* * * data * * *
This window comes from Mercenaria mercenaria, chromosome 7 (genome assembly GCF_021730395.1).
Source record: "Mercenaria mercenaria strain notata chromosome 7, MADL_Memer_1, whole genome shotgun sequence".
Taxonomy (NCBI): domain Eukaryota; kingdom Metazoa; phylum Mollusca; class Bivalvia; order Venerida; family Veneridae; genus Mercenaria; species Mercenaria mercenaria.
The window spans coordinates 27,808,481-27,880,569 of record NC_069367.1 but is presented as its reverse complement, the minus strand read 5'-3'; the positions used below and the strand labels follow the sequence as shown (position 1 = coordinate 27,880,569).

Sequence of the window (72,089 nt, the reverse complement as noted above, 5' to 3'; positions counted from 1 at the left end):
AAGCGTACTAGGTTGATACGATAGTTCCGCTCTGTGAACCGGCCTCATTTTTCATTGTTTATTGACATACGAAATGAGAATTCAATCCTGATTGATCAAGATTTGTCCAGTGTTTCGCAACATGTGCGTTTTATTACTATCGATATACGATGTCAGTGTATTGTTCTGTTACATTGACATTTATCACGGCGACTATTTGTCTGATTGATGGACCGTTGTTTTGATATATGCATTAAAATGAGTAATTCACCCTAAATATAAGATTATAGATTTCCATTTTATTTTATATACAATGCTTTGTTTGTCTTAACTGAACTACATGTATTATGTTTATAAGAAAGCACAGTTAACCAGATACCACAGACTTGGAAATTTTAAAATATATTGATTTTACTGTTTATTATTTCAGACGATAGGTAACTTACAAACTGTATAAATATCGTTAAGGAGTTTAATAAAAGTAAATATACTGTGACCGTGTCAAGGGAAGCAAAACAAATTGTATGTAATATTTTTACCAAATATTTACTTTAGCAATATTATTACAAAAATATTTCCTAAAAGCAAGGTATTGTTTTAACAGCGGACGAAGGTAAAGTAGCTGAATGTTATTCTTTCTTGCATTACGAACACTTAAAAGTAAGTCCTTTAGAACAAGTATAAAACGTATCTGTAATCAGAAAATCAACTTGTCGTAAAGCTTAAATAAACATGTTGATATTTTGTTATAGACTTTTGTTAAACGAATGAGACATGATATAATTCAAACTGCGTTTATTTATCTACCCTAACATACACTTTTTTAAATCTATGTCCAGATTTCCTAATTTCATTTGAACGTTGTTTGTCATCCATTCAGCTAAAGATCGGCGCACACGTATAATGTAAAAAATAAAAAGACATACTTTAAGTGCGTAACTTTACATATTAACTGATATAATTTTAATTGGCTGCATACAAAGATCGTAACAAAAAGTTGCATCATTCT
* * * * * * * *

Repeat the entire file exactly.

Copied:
This window comes from Mercenaria mercenaria, chromosome 7 (genome assembly GCF_021730395.1).
Source record: "Mercenaria mercenaria strain notata chromosome 7, MADL_Memer_1, whole genome shotgun sequence".
Taxonomy (NCBI): domain Eukaryota; kingdom Metazoa; phylum Mollusca; class Bivalvia; order Venerida; family Veneridae; genus Mercenaria; species Mercenaria mercenaria.
The window spans coordinates 27,808,481-27,880,569 of record NC_069367.1 but is presented as its reverse complement, the minus strand read 5'-3'; the positions used below and the strand labels follow the sequence as shown (position 1 = coordinate 27,880,569).

Sequence of the window (72,089 nt, the reverse complement as noted above, 5' to 3'; positions counted from 1 at the left end):
AAGCGTACTAGGTTGATACGATAGTTCCGCTCTGTGAACCGGCCTCATTTTTCATTGTTTATTGACATACGAAATGAGAATTCAATCCTGATTGATCAAGATTTGTCCAGTGTTTCGCAACATGTGCGTTTTATTACTATCGATATACGATGTCAGTGTATTGTTCTGTTACATTGACATTTATCACGGCGACTATTTGTCTGATTGATGGACCGTTGTTTTGATATATGCATTAAAATGAGTAATTCACCCTAAATATAAGATTATAGATTTCCATTTTATTTTATATACAATGCTTTGTTTGTCTTAACTGAACTACATGTATTATGTTTATAAGAAAGCACAGTTAACCAGATACCACAGACTTGGAAATTTTAAAATATATTGATTTTACTGTTTATTATTTCAGACGATAGGTAACTTACAAACTGTATAAATATCGTTAAGGAGTTTAATAAAAGTAAATATACTGTGACCGTGTCAAGGGAAGCAAAACAAATTGTATGTAATATTTTTACCAAATATTTACTTTAGCAATATTATTACAAAAATATTTCCTAAAAGCAAGGTATTGTTTTAACAGCGGACGAAGGTAAAGTAGCTGAATGTTATTCTTTCTTGCATTACGAACACTTAAAAGTAAGTCCTTTAGAACAAGTATAAAACGTATCTGTAATCAGAAAATCAACTTGTCGTAAAGCTTAAATAAACATGTTGATATTTTGTTATAGACTTTTGTTAAACGAATGAGACATGATATAATTCAAACTGCGTTTATTTATCTACCCTAACATACACTTTTTTAAATCTATGTCCAGATTTCCTAATTTCATTTGAACGTTGTTTGTCATCCATTCAGCTAAAGATCGGCGCACACGTATAATGTAAAAAATAAAAAGACATACTTTAAGTGCGTAACTTTACATATTAACTGATATAATTTTAATTGGCTGCATACAAAGATCGTAACAAAAAGTTGCATCATTCT